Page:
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2nd Law of Thermodynamics

  1. Mar 7, 2016 #1
    I have a quick question concerning the 2nd law of thermodynamics. So my textbook uses an illustration to explain how the violation of the Clausius statement of the 2nd law implies a violation of the Kelvin-Plank. But while looking over the diagram I stated thinking about a certain situation. In the diagram two systems are shown communicating thermally with the same reservoirs. The on on the left is in violation of the Clausius statement while the one on the right is thermodynamicaly sound as its own system. But when you draw the boundary line around the two cycles and the cold reservoir, it violates the Kelvin-Plank statement, which is perfectly okay. However, what if a system boundary were drawn around the cycle to the right and the cold reservoir, making a system consisting of those two entities. It would seem that the system would be communication thermally with only one reservoir (the hot one) yet generate a net output of work, which violates the Kelvin-Plank statement. Any insight would be appreciated.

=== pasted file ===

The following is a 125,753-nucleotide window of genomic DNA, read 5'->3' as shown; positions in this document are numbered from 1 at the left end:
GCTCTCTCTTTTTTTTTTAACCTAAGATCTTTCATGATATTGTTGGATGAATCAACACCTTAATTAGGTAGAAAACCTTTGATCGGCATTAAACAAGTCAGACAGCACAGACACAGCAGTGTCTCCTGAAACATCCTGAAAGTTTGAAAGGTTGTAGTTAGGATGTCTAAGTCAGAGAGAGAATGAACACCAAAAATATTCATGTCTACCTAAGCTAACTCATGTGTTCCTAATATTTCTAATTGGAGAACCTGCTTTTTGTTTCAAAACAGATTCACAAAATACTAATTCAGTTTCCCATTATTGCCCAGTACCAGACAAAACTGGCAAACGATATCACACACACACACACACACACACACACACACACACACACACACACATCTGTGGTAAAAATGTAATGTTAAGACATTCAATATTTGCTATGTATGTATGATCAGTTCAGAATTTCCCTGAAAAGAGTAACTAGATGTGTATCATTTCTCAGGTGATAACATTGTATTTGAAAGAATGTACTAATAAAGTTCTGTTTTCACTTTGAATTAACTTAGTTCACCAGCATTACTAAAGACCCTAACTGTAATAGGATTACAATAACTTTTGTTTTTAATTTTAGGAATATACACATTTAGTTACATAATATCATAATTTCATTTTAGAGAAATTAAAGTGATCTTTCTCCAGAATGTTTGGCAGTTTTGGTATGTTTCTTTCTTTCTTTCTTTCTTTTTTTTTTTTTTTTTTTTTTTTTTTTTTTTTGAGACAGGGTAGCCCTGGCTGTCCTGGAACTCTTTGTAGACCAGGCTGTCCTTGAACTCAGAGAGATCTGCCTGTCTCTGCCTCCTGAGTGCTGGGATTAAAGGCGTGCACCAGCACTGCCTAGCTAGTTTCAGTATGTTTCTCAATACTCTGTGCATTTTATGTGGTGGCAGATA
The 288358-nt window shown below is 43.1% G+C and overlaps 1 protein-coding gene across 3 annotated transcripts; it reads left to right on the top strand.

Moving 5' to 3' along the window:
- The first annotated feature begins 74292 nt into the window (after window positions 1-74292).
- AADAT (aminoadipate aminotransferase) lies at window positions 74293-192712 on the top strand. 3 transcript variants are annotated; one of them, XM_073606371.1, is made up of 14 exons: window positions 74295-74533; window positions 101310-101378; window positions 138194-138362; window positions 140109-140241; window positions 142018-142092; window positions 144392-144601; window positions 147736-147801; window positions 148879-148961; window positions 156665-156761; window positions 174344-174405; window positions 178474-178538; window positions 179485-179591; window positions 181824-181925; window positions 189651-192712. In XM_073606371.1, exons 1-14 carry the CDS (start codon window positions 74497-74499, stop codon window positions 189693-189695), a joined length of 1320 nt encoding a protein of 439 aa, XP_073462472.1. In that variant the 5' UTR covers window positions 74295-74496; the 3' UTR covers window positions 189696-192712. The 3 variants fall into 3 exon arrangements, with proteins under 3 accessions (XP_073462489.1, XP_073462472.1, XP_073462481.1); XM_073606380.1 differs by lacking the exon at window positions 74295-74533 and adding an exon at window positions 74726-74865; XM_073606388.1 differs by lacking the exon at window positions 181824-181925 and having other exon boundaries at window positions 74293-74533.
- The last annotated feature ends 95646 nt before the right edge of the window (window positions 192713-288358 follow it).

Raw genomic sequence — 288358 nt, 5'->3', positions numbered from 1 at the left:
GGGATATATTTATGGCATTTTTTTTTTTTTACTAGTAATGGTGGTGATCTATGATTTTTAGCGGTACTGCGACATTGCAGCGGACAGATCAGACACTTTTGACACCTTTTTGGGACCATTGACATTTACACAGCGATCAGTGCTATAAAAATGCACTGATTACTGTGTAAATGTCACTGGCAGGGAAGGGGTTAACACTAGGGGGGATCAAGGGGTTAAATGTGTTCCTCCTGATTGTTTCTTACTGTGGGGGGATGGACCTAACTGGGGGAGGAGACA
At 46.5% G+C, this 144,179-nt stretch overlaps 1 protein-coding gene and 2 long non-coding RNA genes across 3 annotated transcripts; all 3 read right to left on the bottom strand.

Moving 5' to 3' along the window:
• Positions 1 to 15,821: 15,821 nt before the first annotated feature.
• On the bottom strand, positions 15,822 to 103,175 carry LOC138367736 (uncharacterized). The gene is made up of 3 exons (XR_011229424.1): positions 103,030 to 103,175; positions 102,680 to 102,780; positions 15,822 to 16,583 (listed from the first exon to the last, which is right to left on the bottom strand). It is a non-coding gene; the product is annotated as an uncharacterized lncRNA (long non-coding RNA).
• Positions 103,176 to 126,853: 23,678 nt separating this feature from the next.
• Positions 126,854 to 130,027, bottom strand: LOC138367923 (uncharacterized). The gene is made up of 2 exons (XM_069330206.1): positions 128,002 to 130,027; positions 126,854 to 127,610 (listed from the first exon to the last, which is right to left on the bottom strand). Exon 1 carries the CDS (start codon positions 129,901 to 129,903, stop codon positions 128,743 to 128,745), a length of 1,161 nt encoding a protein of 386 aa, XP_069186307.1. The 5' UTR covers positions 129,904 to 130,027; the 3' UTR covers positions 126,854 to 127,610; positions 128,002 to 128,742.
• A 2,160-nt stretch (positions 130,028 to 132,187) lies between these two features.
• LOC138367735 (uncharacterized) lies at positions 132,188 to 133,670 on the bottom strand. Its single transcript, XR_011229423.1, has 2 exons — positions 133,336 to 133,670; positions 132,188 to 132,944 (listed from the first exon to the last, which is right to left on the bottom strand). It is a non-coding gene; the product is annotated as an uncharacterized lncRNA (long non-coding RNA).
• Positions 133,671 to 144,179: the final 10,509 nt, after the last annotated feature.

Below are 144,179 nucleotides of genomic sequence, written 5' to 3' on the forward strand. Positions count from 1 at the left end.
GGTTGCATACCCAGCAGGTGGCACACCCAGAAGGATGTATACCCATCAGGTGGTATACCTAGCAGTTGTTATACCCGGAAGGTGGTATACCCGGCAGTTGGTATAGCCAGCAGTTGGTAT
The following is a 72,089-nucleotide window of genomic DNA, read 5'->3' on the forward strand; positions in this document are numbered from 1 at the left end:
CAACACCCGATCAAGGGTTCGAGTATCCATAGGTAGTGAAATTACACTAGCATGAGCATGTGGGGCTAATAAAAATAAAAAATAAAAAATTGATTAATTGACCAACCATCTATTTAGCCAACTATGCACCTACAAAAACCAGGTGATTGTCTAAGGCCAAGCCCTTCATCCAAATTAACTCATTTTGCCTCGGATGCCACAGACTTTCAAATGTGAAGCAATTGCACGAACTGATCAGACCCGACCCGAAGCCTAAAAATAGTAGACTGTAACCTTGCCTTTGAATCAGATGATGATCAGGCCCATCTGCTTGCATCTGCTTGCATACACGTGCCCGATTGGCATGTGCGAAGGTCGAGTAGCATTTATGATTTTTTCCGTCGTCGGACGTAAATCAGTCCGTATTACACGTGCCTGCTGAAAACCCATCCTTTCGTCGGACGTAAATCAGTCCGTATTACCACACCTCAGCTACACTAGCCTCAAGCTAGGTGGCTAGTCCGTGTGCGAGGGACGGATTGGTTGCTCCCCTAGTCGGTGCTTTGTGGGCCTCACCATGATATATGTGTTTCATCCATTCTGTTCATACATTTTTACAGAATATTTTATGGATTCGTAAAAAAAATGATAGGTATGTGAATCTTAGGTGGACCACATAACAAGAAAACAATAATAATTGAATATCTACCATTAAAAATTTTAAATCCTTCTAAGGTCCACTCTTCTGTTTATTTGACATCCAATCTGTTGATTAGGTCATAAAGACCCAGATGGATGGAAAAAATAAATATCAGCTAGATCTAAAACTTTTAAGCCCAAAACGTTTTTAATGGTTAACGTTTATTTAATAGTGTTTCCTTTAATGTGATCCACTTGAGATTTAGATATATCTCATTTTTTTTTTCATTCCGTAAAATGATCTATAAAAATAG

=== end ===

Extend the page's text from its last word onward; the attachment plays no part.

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  2. jcsd
  3. Mar 7, 2016 #2

    Simon Bridge

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    Cannot load the image.
    I cannot see but it sounds like you have a system with a hidden internal energy source: the heat reservoir inside the box.
    It still counts.
     
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